Here are some shortcuts and other tricks we have found that make our lives as parents a bit easier
Prep bottles, for the night and the next morning, before bed
Every night before bed I sterilise all the bottles, fill them with cooled boiled water and measure the formula into the dispensers so that when I get up bleary eyed at bitch o’clock in the morning, I can make bottles without burning my fingers off, spilling formula all over everything or having to boil a kettle and have my child get into a screaming huger frenzy waiting for it to cool. It also helps my husband to make bottles because unless something is in plain sight with a neon sign pointing to it, I have “hidden” it and it is lost to him forever.
Don’t call the mum police on me but I put the bottles in the microwave for 30s before I add the formula. As long as you make sure to shake the water to distribute any hot spots and test it before you feed it, you’ll be fine.
Have a separate laundry basket for baby things
Keep it within throwing distance of the baby changing area. That way you separate baby vomit, wee and pooh from your clothes which are (possibly) not covered in these things. If you’re like me, most of your clothes will go on a dark wash but for some reason people get offended when I dress my child in black. I was battered into submission by all the pink clothes I received as gifts so I am now a raging gender stereotyper and most of my baby’s clothes are pink. Stick the whole lot, sheets, sleeping bags and your pink t shirts on a 1 load non-bio wash when the bag gets full. Easy laundry life.
Use fairy lights
1. Babies are mesmerised by them, allowing you to place the baby into their cot at sleep time, ensure they are transfixed and then slink out of the room (you may need to do the “drop and crawl” at first. I tried emplyoing the “bed commando roll” once but the bed creaked and blew my cover).
2. Unlike a lamp, they only illuminate the baby, so in the night you can easily execute the “one eyed baby breathing check” without having to dazzle yourself or risk waking your bedmate/s.
3. If you use pink or red, the glow is meant to soothe the baby as it reminds them of the womb (if I was saying this to you in person I would be doing a lot of air quotes and a bit of eye rolling but Ewan the dream sheep works on the same principle so I guess I’m a believer)
4. It feels a bit like Christmas
Keep wipes in every room
(Other brands are available….).
Your life as a new parent is/will be pretty skanky. Sick, poo, other fluids etc. will find their way on to every item of your clothing and furniture and dusting will take a necessary back seat. While I am not and never have been houseproud I can not bear limescale, water stains, and I realised that I needed a clever plan for dealing with stains and dirt when I told one of my friends that I was excited about my parents coming to visit because I could clean. I was actually looking forward to cleaning the bog. My little solution – which fits in quite neatly with my love of buying cleaning products – is to buy wipes for every room and leave them in there. Loo cleaning wipes for the loo, multipurpose wipes for the kitchen, cheap baby wipes to clean vomit etc. off the sette etc. So when I do get a quick moment to nip for a wee (and I mean the deliberate sort – not the sort where you get a bit post-baby leaky) I can wipe round the loo afterwards and feel a bit more relaxed about people coming over to visit. Honestly, you’d think I was best friends with Kim and Aggie the way I’m talking. My mum will tell you I’m not. Or you could just pay a cleaner to do it – which you should seriously consider if you can afford it.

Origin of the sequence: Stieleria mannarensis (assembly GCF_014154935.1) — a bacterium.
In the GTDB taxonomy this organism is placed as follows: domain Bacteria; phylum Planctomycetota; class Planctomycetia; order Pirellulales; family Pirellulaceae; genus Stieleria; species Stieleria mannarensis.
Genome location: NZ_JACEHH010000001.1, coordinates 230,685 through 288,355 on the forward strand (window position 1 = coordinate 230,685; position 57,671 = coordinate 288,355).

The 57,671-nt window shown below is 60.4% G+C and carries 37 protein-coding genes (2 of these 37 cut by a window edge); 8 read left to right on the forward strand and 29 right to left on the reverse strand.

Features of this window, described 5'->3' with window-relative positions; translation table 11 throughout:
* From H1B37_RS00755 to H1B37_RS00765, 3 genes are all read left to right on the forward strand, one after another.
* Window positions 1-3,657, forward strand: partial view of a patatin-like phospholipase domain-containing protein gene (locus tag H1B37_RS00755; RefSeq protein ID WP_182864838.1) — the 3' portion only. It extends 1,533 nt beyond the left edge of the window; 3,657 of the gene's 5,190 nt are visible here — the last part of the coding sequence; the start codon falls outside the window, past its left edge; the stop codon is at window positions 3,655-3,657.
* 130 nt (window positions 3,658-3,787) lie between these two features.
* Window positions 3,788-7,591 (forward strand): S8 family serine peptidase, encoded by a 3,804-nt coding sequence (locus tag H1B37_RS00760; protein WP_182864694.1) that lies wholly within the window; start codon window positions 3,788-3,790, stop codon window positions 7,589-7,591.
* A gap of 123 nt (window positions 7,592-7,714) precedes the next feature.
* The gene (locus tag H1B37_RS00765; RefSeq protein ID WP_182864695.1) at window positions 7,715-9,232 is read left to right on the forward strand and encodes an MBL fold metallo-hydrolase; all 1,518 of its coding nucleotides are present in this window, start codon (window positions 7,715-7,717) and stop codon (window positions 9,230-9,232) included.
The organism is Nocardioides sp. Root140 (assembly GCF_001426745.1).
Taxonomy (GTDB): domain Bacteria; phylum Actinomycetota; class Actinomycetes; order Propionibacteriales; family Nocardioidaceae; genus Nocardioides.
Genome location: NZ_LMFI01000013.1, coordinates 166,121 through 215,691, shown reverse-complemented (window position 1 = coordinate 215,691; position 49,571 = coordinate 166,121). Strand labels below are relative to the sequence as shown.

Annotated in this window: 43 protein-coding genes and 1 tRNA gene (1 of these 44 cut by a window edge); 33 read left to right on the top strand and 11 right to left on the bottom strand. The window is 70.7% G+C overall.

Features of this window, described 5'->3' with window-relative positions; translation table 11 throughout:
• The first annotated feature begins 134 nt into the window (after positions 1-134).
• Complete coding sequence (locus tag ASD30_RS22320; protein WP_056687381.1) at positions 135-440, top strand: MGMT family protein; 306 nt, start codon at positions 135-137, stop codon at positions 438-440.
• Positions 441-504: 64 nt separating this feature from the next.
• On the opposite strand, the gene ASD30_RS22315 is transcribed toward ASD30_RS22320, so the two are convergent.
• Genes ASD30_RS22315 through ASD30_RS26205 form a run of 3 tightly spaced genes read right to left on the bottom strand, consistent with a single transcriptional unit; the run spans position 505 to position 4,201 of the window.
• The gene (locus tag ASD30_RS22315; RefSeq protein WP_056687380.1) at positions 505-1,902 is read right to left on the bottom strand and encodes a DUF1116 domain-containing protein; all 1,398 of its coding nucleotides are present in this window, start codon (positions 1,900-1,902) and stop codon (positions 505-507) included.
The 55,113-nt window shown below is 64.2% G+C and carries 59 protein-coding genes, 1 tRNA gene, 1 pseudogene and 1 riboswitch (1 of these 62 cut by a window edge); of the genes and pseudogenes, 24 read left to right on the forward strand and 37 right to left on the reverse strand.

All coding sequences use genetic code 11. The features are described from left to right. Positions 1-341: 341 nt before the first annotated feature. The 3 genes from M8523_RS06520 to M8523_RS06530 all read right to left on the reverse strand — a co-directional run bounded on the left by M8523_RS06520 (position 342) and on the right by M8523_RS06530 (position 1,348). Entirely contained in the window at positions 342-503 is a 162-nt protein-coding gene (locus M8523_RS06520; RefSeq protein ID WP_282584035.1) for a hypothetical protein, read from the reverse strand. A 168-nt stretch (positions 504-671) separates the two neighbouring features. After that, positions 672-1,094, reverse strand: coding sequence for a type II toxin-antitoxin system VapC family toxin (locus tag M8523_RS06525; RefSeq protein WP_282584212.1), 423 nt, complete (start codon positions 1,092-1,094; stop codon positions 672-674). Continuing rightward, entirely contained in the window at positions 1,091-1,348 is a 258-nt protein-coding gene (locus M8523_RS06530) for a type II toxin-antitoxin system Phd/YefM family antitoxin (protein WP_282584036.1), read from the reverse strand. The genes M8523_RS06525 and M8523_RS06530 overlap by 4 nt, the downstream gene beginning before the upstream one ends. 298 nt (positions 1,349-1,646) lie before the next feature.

Engage in some role playing
Sorry, I couldn’t find a properly illustrative picture. Anyway what I mean is that if you are co-parenting your child, or if you can regularly rope in a mate or parent, try to assign a regular task to them. For example, it could be Daddy’s job to give the baby a bath every day. That way he bonds with her, and you have 15 minutes to disappear and do something you want/need to do. Or you could agree that your partner will do the morning/night feeds on a particular day. That way you share in responsibility and both have time to bond with the baby in a way that limits how resentful you might feel, and which gives you some precious time to yourself.
If you live in a house or large flat you might want to consider setting up 2 changing stations. Don’t get me wrong, I’m not trying to pretend I’m not lazy (I am), but running up and down the stairs every time my baby needs a change is neither practical nor fun. I therefore have the following in both her room and the living room – changing mat, wipes, nappies, tissues, sangenic changing bin, toys, change of clothes, blanket, bottles, feed, muslins, dummies. So far it has saved my knees, back, and several hours of my baby crying.
Buy some medicine and a syringe
What I mean is Calpol, though other brands are available. I think.
Anyway if your baby can take it, buy some before his/her first jabs. S/he might not need it but it will save a dash to the chemists by a confused partner and precious time while your little one is crying. You’ll also have it in your arsenal of supplies should s/he need something to help him/her along. I’ve found having a syringe to give medicine invaluable. There’s a syringe in most packs of Calpol. Firstly, it measures the dose more accurately than a spoon and if you are as paranoid as me it helps to reassure you that you aren’t poisoning your baby by accident. Secondly, it’s a darn sight easier than using a spoon. Giving a baby medicine is, however, still like trying to nail jelly to a wall so either invest in some kind of baby medicine giving device (they do exist) or try squirting some of the stuff in their mouth, giving them a dummy or finger to suck immediately, then continuing until it’s all gone.